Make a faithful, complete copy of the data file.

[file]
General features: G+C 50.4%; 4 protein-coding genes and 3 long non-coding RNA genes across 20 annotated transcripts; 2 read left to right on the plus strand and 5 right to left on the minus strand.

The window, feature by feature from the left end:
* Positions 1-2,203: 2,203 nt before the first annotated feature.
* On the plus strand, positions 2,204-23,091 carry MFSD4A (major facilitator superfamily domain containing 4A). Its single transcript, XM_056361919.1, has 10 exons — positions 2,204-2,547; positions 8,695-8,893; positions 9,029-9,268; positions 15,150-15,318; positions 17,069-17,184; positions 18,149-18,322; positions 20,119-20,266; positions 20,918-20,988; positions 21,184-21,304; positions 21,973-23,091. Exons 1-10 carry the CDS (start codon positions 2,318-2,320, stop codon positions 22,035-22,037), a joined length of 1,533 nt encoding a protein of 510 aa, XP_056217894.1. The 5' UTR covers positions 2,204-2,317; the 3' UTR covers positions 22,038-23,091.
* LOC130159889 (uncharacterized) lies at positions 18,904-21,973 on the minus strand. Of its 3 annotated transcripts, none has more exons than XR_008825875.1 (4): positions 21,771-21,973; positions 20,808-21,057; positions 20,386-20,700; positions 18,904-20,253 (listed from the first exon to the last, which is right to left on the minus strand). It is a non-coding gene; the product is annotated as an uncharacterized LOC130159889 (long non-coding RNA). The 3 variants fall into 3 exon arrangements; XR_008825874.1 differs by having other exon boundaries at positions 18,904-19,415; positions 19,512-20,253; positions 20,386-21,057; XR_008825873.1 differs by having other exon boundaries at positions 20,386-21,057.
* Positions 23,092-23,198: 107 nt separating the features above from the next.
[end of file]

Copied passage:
General features: G+C 50.4%; 4 protein-coding genes and 3 long non-coding RNA genes across 20 annotated transcripts; 2 read left to right on the plus strand and 5 right to left on the minus strand.

The window, feature by feature from the left end:
* Positions 1-2,203: 2,203 nt before the first annotated feature.
* On the plus strand, positions 2,204-23,091 carry MFSD4A (major facilitator superfamily domain containing 4A). Its single transcript, XM_056361919.1, has 10 exons — positions 2,204-2,547; positions 8,695-8,893; positions 9,029-9,268; positions 15,150-15,318; positions 17,069-17,184; positions 18,149-18,322; positions 20,119-20,266; positions 20,918-20,988; positions 21,184-21,304; positions 21,973-23,091. Exons 1-10 carry the CDS (start codon positions 2,318-2,320, stop codon positions 22,035-22,037), a joined length of 1,533 nt encoding a protein of 510 aa, XP_056217894.1. The 5' UTR covers positions 2,204-2,317; the 3' UTR covers positions 22,038-23,091.
* LOC130159889 (uncharacterized) lies at positions 18,904-21,973 on the minus strand. Of its 3 annotated transcripts, none has more exons than XR_008825875.1 (4): positions 21,771-21,973; positions 20,808-21,057; positions 20,386-20,700; positions 18,904-20,253 (listed from the first exon to the last, which is right to left on the minus strand). It is a non-coding gene; the product is annotated as an uncharacterized LOC130159889 (long non-coding RNA). The 3 variants fall into 3 exon arrangements; XR_008825874.1 differs by having other exon boundaries at positions 18,904-19,415; positions 19,512-20,253; positions 20,386-21,057; XR_008825873.1 differs by having other exon boundaries at positions 20,386-21,057.
* Positions 23,092-23,198: 107 nt separating the features above from the next.